Maybe not. The E&N corridor is out of whack with regional travel patterns. The service would be oriented toward commuters going to and from work in downtown Victoria. But four out of five regional trips are by people headed elsewhere for other purposes. And even for the one in five headed to and from work, the track runs out annoyingly short of the employment and commercial core of the city.

Plus the one-way travel time, even on the refurbished line, would be 30 minutes. “This is a fairly slow service for a 17-kilometre trip and may cause many potential passengers to continue commuting by automobile.”

Still Victoria’s E&N boosters say transit is a chronic money loser and that hasn’t stopped government from expanding the network on the mainland. Look at the West Coast Express. Look at that nifty new Canada Line.

Okay, let’s look. The projected usage of the E&N commuter line is just over 1,000 riders per working day, fewer than 300,000 in a year.

The West Coast Express hauls the latter tally worth of commuters back and forth in a little over a month. The Canada Line carries that many people in three days.

I love my Island home. But from time to time, I do wonder at the fiscal logic of some of my fellow Islanders.

Read more:

Who Should Run The Interurban?

March 5, 2009

Who should run the proposed interurban service from Vancouver to Chilliwack? This is an important question that must be addressed before any operation is to commence.


TransLink has been against the ‘return of the interurban’ from the start and the recent study done by an engineering firm that had no background in modern LRT was predictable. Why would you consider commuter rail on a route that was not designed for standard passenger cars, but for light-rail in a form of an interurban? TransLink knows this, yet preceded with a transit study that was not only questionable, but next to useless. If the study was so good, why do another (after the election)? Traditionally TransLink has thought of LRT as a poor-man’s SkyTrain that has inferior service, even believing that just by building with SkyTrain, will attract about double the ridership. Funny though, TransLink never offers any studies that would substantiate this claim. But TransLink is the regional public transit operating authority and maybe compelled to plan and operate the interurban.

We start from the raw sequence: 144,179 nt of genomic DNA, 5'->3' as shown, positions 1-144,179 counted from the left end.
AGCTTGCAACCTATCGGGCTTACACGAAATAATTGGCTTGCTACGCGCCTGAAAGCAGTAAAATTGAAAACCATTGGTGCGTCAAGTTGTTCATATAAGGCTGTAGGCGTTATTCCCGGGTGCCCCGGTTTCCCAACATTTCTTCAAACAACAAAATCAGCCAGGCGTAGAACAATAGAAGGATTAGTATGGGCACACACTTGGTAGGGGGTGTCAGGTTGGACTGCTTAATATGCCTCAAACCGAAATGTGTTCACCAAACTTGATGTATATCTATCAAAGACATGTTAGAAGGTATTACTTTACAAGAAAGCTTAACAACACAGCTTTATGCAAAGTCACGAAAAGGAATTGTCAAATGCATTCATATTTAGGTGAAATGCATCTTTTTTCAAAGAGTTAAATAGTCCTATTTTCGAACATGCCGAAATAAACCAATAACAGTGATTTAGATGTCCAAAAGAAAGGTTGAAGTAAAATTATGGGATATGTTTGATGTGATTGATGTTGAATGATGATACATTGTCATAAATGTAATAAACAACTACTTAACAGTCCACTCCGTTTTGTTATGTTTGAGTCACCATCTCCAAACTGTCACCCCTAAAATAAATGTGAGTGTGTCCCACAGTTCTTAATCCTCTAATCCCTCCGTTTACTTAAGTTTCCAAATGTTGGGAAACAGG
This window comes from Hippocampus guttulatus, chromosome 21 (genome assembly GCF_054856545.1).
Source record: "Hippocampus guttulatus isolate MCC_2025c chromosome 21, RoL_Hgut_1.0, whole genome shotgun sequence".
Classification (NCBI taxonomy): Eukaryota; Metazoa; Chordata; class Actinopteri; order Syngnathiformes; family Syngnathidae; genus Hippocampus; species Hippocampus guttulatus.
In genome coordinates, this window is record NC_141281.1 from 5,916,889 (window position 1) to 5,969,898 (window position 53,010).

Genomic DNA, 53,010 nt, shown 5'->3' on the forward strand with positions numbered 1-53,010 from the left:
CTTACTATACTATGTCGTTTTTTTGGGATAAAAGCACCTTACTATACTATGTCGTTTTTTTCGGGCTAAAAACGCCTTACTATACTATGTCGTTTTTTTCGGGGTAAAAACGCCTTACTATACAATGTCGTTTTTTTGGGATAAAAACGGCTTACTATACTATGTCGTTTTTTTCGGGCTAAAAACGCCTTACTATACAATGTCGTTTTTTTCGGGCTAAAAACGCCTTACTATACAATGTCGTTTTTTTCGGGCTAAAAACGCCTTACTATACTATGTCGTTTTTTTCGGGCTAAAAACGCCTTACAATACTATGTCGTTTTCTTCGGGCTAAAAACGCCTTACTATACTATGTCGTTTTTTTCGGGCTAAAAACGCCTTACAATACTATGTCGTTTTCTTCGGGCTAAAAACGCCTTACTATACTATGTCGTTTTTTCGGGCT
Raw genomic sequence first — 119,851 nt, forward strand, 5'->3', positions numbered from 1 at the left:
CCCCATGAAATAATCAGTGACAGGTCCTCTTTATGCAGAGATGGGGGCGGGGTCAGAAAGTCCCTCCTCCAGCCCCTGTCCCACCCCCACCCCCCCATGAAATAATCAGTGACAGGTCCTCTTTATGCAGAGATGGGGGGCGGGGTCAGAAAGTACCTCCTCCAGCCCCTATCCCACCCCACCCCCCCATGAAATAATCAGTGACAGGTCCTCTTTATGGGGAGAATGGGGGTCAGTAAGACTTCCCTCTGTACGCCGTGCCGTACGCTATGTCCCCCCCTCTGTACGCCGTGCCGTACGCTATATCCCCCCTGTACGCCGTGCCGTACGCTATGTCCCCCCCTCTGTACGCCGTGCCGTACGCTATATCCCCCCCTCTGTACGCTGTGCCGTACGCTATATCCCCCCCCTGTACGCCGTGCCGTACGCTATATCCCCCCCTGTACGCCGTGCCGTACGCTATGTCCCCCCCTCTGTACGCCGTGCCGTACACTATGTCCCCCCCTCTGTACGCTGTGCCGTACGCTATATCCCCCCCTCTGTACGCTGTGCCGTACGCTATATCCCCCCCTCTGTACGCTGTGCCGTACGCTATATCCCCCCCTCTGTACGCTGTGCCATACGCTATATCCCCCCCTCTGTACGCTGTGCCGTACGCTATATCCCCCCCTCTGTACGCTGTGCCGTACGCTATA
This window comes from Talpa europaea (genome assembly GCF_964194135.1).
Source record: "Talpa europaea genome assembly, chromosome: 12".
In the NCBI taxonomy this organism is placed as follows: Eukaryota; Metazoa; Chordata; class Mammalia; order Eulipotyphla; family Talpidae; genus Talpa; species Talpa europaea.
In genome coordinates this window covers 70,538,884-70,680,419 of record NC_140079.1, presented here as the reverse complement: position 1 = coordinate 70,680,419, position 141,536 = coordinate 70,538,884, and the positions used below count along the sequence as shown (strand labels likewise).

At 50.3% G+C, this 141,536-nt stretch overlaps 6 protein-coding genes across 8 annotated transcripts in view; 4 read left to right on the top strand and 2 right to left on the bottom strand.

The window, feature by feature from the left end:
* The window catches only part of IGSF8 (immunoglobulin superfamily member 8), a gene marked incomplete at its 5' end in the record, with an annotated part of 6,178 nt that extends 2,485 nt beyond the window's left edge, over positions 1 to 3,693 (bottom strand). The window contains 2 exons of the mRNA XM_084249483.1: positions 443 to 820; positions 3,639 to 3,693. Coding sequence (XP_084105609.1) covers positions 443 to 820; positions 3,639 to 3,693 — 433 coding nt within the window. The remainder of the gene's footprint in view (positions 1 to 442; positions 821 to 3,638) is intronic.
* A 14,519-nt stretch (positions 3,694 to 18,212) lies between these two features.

A South Fraser Transportation Agency

The new interurban service may herald a new South Fraser Transportation Agency to run public transit South of the Fraser River, from Delta or Surrey to Chilliwack. Certainly when South Fraser taxpayer’s, faced with large property tax (read TransLink tax) increases to pay for very expensive ‘metro’ in other municipalities, may want to walk away from TransLink and even ‘Metro” Vancouver. In the very near future, the municipalities with RAV and/or SkyTrain, may have to pay the full shot! A new South Fraser Transportation Agency may be created out of the chaos and wish to plan for and operate much cheaper light-rail, in its various forms, instead.

Southern Railway of BC

As the proposed interurban service will operate on largely S.R.R. trackage they may be asked to run the service. Who knows better how to run a railway than those who run railways. Certainly if the interurban connects to Vancouver proper, via the existing Fraser River Rail Bridge, the S.R.R. will be asked to negotiate pathways (with historical rights going back to the BC Electric) with the CNR and Burlington Northern Sante Fe, to operate the service. The S.R.R. may be asked to run the interurban as a separate subsidized service for the province  or TransLink or even operate the interurban as a private venture. The S.R.R. maybe very interested in operating the interurban, light-rail, and tram-trains as the operation maybe a successful template for the E&N railway on Vancouver Island and many other short line railways.

The Province of BC & BC Transit

The Province of BC  may operate the interurban, strictly for political reasons, through BC Transit. BC Transit is TransLink’s older brother and has a dubious history with modern light-rail, which TransLink inherited, but may be compelled to by the transportation ministry and the Minister of Transportation.

The question of who will operate the proposed interurban is an important one and must be answered before the first tram-train operates. At this point of time Zweisystem will not give his preference but let the reader ponder four options or, if he/she wants, offer their own.